“The Financial Times and Bloomberg emblazoned their websites with Mr. Bailey's comment that the BoE will have to act" to tame inflation. But this phrase needs to be seen in context,” says Samuel Tombs, chief UK economist at Pantheon Macroeconomics and the most accurate forecaster of the UK economy in 2020.

“Two points stand out. First, policy action is contingent on the MPC viewing medium-term inflation expectations as too high and believing they pose a risk to the inflation outlook,” Tombs wrote in a Monday briefing for clients, referring to Governor Bailey's statements on Sunday.

“Second, the Governor did not think he was saying anything new. Instead, he reiterated the "signal" provided in the minutes of September's meeting, that rates might need to rise to address inflation expectations. He surely would have found a better forum for expressing a clear change in view,” Tombs also said.

Governor Bailey’s Sunday remarks at the 36th Group of 30 Annual International Banking Seminar were misconstrued as an indication that the BoE is almost certain to raise Bank Rate following the November 04 meeting of the Monetary Policy Committee when in reality the governor made no such suggestion.

In reality, the governor merely reiterated in more candid form what was already communicated in the official minutes of September’s Monetary Policy Committee meeting, a message that had already been clarified through numerous public statements made by BoE officials since.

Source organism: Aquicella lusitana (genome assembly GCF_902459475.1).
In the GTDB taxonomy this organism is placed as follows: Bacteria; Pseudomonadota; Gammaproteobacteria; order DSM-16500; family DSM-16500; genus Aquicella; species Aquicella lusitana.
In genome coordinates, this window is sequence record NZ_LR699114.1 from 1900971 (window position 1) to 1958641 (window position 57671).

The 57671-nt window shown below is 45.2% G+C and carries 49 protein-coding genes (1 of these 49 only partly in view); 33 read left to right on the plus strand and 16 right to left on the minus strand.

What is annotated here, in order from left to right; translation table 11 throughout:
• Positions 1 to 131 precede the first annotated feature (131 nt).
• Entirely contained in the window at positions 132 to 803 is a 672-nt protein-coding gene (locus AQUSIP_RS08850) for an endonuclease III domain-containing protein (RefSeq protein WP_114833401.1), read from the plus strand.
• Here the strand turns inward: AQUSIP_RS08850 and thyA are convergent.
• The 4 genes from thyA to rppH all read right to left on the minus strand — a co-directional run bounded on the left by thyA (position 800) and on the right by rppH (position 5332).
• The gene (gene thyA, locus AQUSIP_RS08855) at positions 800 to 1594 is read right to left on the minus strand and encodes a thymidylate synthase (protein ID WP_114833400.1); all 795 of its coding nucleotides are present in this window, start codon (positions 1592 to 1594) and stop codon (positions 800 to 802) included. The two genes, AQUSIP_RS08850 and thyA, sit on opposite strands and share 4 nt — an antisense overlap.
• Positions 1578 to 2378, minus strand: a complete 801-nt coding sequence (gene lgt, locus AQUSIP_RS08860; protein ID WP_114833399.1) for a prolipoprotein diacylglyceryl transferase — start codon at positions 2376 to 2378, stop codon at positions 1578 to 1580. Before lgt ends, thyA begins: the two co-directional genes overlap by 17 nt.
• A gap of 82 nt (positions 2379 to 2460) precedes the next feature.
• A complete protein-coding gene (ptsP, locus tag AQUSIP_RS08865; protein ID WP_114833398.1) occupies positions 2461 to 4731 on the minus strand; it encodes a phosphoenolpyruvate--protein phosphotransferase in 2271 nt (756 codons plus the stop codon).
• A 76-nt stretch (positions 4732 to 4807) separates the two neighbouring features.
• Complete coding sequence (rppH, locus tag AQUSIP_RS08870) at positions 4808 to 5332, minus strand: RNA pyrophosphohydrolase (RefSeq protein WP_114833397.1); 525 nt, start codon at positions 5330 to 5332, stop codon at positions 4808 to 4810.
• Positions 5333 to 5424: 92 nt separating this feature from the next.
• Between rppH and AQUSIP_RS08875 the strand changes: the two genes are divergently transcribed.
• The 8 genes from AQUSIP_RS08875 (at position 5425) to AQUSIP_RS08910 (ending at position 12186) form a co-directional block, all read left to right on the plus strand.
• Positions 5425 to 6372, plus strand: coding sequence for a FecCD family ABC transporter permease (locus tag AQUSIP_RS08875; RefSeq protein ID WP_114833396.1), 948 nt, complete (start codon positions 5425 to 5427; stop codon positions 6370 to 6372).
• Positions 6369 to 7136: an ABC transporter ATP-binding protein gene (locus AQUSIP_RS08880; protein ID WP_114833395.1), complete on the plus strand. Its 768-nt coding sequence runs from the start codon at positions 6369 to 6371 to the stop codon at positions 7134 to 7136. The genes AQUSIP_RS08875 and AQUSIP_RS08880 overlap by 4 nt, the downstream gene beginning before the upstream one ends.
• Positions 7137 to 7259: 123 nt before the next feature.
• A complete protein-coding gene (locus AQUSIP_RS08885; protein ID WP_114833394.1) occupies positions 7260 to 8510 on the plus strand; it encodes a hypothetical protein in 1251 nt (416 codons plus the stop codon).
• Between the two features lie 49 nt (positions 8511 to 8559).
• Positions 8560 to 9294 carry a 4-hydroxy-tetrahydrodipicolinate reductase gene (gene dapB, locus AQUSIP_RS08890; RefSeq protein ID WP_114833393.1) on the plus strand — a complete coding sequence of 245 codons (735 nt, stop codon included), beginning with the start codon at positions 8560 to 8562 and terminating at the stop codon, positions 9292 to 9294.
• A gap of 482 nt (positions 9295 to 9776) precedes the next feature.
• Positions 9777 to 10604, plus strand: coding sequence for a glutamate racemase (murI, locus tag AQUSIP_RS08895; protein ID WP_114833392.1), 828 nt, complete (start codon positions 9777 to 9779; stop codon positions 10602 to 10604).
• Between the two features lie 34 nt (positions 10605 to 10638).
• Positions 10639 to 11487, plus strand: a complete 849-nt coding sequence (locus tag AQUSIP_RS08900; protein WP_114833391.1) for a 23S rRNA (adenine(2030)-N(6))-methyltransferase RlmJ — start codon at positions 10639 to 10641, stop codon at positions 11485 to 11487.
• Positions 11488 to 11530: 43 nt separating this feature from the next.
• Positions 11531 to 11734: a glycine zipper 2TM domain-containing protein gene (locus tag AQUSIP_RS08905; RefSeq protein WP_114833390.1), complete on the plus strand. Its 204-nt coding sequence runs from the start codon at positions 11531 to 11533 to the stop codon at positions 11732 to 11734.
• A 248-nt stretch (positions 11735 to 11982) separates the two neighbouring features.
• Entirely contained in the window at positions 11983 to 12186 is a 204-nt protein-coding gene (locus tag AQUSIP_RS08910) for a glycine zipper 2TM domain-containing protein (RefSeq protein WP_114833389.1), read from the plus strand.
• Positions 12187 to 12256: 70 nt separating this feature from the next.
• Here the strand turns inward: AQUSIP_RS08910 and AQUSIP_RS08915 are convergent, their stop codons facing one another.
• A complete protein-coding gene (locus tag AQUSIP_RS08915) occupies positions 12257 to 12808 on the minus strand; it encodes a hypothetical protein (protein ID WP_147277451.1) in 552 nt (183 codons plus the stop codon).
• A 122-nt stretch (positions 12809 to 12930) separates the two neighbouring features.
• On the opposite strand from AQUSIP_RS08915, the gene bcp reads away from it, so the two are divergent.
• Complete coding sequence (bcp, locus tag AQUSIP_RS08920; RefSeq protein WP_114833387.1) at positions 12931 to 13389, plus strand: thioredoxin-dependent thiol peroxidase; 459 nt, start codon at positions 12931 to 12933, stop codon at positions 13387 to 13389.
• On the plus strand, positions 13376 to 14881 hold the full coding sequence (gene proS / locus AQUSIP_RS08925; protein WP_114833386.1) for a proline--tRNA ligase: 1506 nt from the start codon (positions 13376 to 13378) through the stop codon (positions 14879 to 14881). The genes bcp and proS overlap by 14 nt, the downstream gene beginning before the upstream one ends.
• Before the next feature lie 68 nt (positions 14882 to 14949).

GB bond yields

Above: UK government bond yields of 2-year, 5-year and 10-year maturities. 2-year borrowing costs - among the most sensitive to changes in Bank Rate - have risen sharply since late September.


“Our money is still on the first move coming next year, although the risks are tilted towards it happening before our forecast of May. Either way, the key point is that irrespective of when the first hike arrives, the subsequent pace of tightening is likely to be more gradual and slower than is currently priced into the markets,” says Neil Shearing, group chief economist at Capital Economics, in a research briefing last Friday.

The BoE's September and subsequent message has been that there are risks of a prolonged period in which inflation remains above the 2% target and that as a result of this, it could become necessary for the bank to withdraw the interest rate cuts announced in 2020 in order to mitigate those risks.

But September's minutes also made clear that all members of the BoE's rate setting committee wanted to see clear evidence that last month’s winding down of the government’s furlough scheme was weathered by the economy without a meaningful adverse impact on employment levels.

There was in addition a strong indication in paragraph 64 that a majority of the nine voters on the rate setting committee also ideally wanted to see the coronavirus-inspired fall in UK GDP fully reversed before voting to lift interest rates, which could take until early 2022 even if the economy is unharried by the coronavirus this winter.

"While we're not completely out of the water I expect us to be back to the pre-pandemic level, certainly in the early part of next year, but possibly a month or two later than we thought we would be in the summer," Governor Bailey told the annual ECB Forum on Central Banking on September 29.

The BoE’s September policy decision and the various subsequent remarks of MPC members make clear that there’s a meaningful chance that Bank Rate could rise in the near future, but also that the conditions for this to happen are unlikely to be met before the opening months of next year.